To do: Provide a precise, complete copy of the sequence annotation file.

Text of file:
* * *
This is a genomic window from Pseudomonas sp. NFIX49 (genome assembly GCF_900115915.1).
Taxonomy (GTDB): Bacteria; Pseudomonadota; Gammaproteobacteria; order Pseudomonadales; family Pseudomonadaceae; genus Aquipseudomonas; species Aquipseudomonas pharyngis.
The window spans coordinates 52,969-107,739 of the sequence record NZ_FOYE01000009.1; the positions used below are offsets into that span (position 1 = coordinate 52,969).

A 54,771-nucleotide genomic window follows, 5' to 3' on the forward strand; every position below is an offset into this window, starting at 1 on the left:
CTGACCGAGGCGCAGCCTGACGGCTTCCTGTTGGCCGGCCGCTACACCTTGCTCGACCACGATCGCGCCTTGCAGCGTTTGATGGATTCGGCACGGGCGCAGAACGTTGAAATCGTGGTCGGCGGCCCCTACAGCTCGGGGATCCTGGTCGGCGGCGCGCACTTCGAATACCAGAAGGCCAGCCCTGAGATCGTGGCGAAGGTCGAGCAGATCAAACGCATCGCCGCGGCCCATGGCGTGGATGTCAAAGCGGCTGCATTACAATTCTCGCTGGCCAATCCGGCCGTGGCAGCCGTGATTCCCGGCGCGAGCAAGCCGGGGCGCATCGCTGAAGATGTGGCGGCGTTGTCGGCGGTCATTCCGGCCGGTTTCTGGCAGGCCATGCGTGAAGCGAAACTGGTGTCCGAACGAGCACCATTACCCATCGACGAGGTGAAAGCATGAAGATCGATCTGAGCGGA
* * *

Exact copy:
This is a genomic window from Pseudomonas sp. NFIX49 (genome assembly GCF_900115915.1).
Taxonomy (GTDB): Bacteria; Pseudomonadota; Gammaproteobacteria; order Pseudomonadales; family Pseudomonadaceae; genus Aquipseudomonas; species Aquipseudomonas pharyngis.
The window spans coordinates 52,969-107,739 of the sequence record NZ_FOYE01000009.1; the positions used below are offsets into that span (position 1 = coordinate 52,969).

A 54,771-nucleotide genomic window follows, 5' to 3' on the forward strand; every position below is an offset into this window, starting at 1 on the left:
CTGACCGAGGCGCAGCCTGACGGCTTCCTGTTGGCCGGCCGCTACACCTTGCTCGACCACGATCGCGCCTTGCAGCGTTTGATGGATTCGGCACGGGCGCAGAACGTTGAAATCGTGGTCGGCGGCCCCTACAGCTCGGGGATCCTGGTCGGCGGCGCGCACTTCGAATACCAGAAGGCCAGCCCTGAGATCGTGGCGAAGGTCGAGCAGATCAAACGCATCGCCGCGGCCCATGGCGTGGATGTCAAAGCGGCTGCATTACAATTCTCGCTGGCCAATCCGGCCGTGGCAGCCGTGATTCCCGGCGCGAGCAAGCCGGGGCGCATCGCTGAAGATGTGGCGGCGTTGTCGGCGGTCATTCCGGCCGGTTTCTGGCAGGCCATGCGTGAAGCGAAACTGGTGTCCGAACGAGCACCATTACCCATCGACGAGGTGAAAGCATGAAGATCGATCTGAGCGGA